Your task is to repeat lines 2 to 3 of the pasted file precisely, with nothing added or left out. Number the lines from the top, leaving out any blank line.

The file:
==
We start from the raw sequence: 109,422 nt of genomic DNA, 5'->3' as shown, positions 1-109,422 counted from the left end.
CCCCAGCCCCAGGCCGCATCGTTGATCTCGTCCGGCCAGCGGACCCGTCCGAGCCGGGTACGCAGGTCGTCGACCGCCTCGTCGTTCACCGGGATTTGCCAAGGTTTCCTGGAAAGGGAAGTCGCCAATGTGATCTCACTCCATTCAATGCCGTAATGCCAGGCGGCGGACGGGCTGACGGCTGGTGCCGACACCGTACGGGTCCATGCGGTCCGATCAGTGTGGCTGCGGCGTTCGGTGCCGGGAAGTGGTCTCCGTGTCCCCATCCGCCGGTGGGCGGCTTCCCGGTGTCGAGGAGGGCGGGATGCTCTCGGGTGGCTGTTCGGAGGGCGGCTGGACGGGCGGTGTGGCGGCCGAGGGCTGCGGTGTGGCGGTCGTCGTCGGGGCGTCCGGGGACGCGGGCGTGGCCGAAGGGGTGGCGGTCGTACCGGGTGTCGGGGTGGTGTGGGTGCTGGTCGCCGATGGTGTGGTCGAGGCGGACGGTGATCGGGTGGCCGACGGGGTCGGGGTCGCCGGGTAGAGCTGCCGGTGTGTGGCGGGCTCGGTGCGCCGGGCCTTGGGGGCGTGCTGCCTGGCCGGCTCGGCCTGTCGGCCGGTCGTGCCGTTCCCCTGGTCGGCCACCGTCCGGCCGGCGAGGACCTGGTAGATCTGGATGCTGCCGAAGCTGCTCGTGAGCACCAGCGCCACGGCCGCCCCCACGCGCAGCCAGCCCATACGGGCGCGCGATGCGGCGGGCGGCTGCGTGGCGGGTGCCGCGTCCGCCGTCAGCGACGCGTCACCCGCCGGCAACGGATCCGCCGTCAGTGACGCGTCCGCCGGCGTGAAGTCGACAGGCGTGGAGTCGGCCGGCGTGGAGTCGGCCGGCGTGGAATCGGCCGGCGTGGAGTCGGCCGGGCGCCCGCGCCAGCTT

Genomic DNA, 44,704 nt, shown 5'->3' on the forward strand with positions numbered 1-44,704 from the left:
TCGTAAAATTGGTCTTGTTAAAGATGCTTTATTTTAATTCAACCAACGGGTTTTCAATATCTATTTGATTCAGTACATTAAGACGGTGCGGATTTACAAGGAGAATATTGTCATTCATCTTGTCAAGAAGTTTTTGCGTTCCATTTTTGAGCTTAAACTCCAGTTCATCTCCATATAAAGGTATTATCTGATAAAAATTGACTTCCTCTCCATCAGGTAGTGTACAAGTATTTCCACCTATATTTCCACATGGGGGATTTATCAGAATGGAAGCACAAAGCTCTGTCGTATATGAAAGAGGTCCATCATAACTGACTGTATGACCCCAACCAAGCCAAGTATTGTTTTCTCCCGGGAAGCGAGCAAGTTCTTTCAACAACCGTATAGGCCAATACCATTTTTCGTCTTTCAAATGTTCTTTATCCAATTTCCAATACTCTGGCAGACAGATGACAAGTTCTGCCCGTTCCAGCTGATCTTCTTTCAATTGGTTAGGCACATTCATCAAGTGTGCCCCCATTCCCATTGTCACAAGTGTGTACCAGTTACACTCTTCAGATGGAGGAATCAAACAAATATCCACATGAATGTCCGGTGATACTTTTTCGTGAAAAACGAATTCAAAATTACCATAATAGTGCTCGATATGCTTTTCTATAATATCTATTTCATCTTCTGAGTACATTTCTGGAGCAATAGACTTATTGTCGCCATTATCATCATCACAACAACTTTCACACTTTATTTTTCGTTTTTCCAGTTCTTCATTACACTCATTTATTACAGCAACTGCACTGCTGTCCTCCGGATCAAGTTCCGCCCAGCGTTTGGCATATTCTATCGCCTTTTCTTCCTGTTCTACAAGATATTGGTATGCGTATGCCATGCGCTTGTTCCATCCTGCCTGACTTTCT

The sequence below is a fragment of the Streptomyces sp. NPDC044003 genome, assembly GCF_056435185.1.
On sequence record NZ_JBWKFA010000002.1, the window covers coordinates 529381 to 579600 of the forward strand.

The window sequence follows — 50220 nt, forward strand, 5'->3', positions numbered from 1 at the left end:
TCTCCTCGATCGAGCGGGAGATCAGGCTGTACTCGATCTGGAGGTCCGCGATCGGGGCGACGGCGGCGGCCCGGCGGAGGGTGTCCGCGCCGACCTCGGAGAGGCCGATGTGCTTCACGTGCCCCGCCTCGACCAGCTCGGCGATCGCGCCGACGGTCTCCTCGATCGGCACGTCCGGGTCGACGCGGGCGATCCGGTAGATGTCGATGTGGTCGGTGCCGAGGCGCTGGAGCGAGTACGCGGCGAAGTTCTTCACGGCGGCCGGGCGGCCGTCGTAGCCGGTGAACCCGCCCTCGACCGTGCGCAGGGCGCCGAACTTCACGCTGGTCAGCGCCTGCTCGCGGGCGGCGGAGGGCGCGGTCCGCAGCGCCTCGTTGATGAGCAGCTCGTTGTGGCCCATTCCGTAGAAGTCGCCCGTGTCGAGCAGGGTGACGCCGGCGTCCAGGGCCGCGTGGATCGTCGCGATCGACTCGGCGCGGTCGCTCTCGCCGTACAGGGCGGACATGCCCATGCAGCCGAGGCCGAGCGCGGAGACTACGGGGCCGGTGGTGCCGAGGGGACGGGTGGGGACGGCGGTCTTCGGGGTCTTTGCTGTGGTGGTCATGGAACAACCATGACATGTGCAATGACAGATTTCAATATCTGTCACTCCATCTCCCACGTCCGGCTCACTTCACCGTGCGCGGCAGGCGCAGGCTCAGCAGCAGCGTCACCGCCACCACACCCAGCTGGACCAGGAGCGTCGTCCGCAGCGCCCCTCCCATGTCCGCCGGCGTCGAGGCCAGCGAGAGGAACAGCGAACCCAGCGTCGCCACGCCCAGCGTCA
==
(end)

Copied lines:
CCCCAGCCCCAGGCCGCATCGTTGATCTCGTCCGGCCAGCGGACCCGTCCGAGCCGGGTACGCAGGTCGTCGACCGCCTCGTCGTTCACCGGGATTTGCCAAGGTTTCCTGGAAAGGGAAGTCGCCAATGTGATCTCACTCCATTCAATGCCGTAATGCCAGGCGGCGGACGGGCTGACGGCTGGTGCCGACACCGTACGGGTCCATGCGGTCCGATCAGTGTGGCTGCGGCGTTCGGTGCCGGGAAGTGGTCTCCGTGTCCCCATCCGCCGGTGGGCGGCTTCCCGGTGTCGAGGAGGGCGGGATGCTCTCGGGTGGCTGTTCGGAGGGCGGCTGGACGGGCGGTGTGGCGGCCGAGGGCTGCGGTGTGGCGGTCGTCGTCGGGGCGTCCGGGGACGCGGGCGTGGCCGAAGGGGTGGCGGTCGTACCGGGTGTCGGGGTGGTGTGGGTGCTGGTCGCCGATGGTGTGGTCGAGGCGGACGGTGATCGGGTGGCCGACGGGGTCGGGGTCGCCGGGTAGAGCTGCCGGTGTGTGGCGGGCTCGGTGCGCCGGGCCTTGGGGGCGTGCTGCCTGGCCGGCTCGGCCTGTCGGCCGGTCGTGCCGTTCCCCTGGTCGGCCACCGTCCGGCCGGCGAGGACCTGGTAGATCTGGATGCTGCCGAAGCTGCTCGTGAGCACCAGCGCCACGGCCGCCCCCACGCGCAGCCAGCCCATACGGGCGCGCGATGCGGCGGGCGGCTGCGTGGCGGGTGCCGCGTCCGCCGTCAGCGACGCGTCACCCGCCGGCAACGGATCCGCCGTCAGTGACGCGTCCGCCGGCGTGAAGTCGACAGGCGTGGAGTCGGCCGGCGTGGAGTCGGCCGGCGTGGAATCGGCCGGCGTGGAGTCGGCCGGGCGCCCGCGCCAGCTT

Genomic DNA, 44,704 nt, shown 5'->3' on the forward strand with positions numbered 1-44,704 from the left: